Fifteen-year-old aspiring pro-cyclist Joshua Hartman is a fierce competitor. At the tender age of 14, the cyclist was already winning races against men nearly twice his age after only two years of racing. Hartman is the youngest member of the Major Taylor Development Team, an New York City-based amateur racing team of 19 cyclists, named after Marshall “Major” Taylor, the first, African American world cycling champion. His teammates agree: Hartman is the real deal with a great chance to fulfill his dream of going pro. But after a devastating bicycle crash last month, Hartman's dreams are on hold.
On June 8 in the Navy Yard of Brooklyn, NY Hartman exited a right-hand, 90-degree turn and hit a protective barrier during the first qualifying heat of the Red Hook Criterium. He sustained multiple injuries to his face— he fractured his cheekbones, nose, eye sockets and jaw. And when his face hit the protective railing his mouth was split open. Hartman was rushed to Kings County Hospital, Trauma Center in Brooklyn, where he remained in the ICU for nearly 3-weeks. Doctors and nurse thought his injuries were the result of a motorcycle crash that’s how life-threaten his injuries appeared. Now Hartman faces an extensive recovery process requiring multiple surgeries, the amount of which is uncertain.
According to race director David Trimble, by itself, the turn wouldn’t have required bike-handling skills to quickly navigate. However, the right-hand, 90-degree turn was immediately followed by a left-hand, 90-degree turn; the sequence of opposite turns, known as a chicane, is what made it challenging — and reason for riders to slow.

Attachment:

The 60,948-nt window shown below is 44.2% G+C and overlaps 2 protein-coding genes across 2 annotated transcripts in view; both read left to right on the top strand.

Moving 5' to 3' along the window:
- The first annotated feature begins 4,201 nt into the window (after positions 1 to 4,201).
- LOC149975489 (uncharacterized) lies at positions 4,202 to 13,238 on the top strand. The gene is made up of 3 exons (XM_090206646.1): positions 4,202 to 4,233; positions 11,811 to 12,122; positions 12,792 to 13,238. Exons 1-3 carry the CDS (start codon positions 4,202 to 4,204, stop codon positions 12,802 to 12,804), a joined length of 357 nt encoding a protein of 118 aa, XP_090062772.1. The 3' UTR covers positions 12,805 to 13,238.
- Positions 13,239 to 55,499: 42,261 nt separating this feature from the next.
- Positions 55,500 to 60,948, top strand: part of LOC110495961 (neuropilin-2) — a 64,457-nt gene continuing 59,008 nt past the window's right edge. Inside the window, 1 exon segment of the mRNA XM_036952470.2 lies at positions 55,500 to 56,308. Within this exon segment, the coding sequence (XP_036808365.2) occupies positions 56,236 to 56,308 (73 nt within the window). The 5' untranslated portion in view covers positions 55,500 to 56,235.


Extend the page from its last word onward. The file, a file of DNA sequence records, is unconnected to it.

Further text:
But Hartman carried too much speed as he rounded the corner of the right turn too wide. He ran out of room on the exit of the turn, which resulted in crashing face-first onto the top rail of a steel barrier.
Hartman underwent maxillofacial reconstructive surgery on June 14, during which titanium plates and screws were inserted into his jaw, cheek and orbital, and part of his nasal and sinus cavities. It will take up to 10 weeks to heal. Hartman’s jaw, which is currently wired shut, is healed, but he’ll need multiple dental restorations in the future.
In the days following the crash a fundraising page was set up by a team mate on Go Fund Me to help support his under-insured parents with the huge medical costs for the reconstructive surgeries needed to repair his face and mouth. The global cycling community has shown up in a big way to support this young star, with donations pouring in from as far as Australia, Italy and Thailand. In 20 days, nearly $39,000 of the $200,000 goal.has been raised by 693 people, including former pro cyclist, Lance Armstrong.
This Sunday, July 21, his teammates are continuing their fundraising efforts by hosting a Tour de France viewing party in Hartman's honor, along with a silent auction and a raffle. Hopefully, with people rooting for him from all over the world, Hartman will be back on the track in no time.